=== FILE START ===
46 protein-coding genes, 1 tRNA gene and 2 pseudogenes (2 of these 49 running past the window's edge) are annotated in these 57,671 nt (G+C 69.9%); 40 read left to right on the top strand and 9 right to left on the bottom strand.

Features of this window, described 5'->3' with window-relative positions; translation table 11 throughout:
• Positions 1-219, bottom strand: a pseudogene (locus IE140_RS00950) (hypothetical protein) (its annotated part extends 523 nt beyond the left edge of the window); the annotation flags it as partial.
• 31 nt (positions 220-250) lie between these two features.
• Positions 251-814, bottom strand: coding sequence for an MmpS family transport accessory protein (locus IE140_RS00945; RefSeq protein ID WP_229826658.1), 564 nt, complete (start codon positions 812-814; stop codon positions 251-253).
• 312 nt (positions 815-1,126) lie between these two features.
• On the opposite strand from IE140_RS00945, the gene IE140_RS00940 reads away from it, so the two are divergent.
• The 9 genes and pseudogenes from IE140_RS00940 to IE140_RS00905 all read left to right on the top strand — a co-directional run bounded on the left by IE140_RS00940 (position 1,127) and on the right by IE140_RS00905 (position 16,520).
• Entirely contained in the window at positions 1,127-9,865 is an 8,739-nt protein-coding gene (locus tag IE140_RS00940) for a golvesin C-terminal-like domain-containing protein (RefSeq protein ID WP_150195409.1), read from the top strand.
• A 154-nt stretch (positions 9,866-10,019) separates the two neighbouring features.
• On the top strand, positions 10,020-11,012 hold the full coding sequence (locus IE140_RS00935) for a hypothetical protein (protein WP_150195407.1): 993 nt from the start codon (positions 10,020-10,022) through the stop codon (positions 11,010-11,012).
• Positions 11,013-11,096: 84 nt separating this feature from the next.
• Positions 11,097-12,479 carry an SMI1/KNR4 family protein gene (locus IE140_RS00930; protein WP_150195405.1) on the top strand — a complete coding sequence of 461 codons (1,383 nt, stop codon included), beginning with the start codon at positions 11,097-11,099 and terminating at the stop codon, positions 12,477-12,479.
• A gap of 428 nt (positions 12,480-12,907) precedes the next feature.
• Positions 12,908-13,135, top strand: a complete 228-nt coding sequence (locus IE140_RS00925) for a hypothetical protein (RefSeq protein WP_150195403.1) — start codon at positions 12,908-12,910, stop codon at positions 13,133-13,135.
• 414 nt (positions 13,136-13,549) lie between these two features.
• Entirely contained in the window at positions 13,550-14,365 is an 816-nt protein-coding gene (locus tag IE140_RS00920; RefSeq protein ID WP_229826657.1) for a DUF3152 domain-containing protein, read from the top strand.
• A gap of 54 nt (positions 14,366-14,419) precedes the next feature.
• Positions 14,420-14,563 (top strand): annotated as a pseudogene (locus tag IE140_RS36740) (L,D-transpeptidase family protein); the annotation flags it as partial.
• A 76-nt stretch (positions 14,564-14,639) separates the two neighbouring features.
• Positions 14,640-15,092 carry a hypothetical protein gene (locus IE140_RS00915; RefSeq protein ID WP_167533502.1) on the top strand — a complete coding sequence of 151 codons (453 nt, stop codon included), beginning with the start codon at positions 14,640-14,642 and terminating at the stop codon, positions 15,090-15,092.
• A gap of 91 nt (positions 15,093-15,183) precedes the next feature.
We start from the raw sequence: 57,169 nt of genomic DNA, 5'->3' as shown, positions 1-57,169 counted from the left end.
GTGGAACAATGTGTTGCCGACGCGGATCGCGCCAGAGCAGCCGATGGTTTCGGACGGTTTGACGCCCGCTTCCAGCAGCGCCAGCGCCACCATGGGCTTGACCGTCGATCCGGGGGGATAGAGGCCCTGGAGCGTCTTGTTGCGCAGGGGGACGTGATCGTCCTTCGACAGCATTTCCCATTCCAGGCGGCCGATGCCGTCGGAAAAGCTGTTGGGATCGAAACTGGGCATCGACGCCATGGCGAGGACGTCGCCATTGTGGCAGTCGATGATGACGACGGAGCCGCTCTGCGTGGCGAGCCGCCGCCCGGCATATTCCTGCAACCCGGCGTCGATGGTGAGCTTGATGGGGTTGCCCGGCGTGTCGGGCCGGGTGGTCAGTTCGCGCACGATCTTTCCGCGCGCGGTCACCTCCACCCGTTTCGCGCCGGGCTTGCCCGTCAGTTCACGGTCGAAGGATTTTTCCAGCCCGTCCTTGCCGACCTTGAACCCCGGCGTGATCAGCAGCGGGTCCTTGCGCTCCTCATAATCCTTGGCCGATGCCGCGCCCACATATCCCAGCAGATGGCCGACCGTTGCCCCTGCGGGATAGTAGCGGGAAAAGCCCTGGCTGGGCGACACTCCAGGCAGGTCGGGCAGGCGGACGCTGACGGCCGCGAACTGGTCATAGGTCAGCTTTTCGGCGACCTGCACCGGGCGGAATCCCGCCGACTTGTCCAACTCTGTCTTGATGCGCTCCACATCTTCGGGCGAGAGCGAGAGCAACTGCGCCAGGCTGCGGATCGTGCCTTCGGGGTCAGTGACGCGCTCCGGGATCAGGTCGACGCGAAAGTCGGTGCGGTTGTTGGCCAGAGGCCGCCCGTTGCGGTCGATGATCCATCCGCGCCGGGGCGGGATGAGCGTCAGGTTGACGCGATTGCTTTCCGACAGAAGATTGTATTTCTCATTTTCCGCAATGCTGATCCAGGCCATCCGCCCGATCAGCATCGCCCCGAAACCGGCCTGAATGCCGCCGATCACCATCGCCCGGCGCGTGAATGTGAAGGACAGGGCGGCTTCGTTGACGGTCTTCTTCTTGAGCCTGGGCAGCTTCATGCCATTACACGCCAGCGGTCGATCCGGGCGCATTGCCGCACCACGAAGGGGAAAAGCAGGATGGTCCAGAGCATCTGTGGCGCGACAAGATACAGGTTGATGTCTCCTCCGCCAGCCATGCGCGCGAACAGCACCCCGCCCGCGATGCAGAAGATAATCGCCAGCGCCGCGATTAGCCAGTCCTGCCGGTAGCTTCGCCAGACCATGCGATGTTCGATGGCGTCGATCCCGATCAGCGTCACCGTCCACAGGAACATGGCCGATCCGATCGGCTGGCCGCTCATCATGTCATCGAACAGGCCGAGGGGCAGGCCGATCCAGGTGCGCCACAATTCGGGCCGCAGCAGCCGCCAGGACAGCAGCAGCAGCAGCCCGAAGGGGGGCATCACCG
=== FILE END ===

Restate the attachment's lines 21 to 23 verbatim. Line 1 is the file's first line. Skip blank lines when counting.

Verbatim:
• Positions 14,640-15,092 carry a hypothetical protein gene (locus IE140_RS00915; RefSeq protein ID WP_167533502.1) on the top strand — a complete coding sequence of 151 codons (453 nt, stop codon included), beginning with the start codon at positions 14,640-14,642 and terminating at the stop codon, positions 15,090-15,092.
• A gap of 91 nt (positions 15,093-15,183) precedes the next feature.
We start from the raw sequence: 57,169 nt of genomic DNA, 5'->3' as shown, positions 1-57,169 counted from the left end.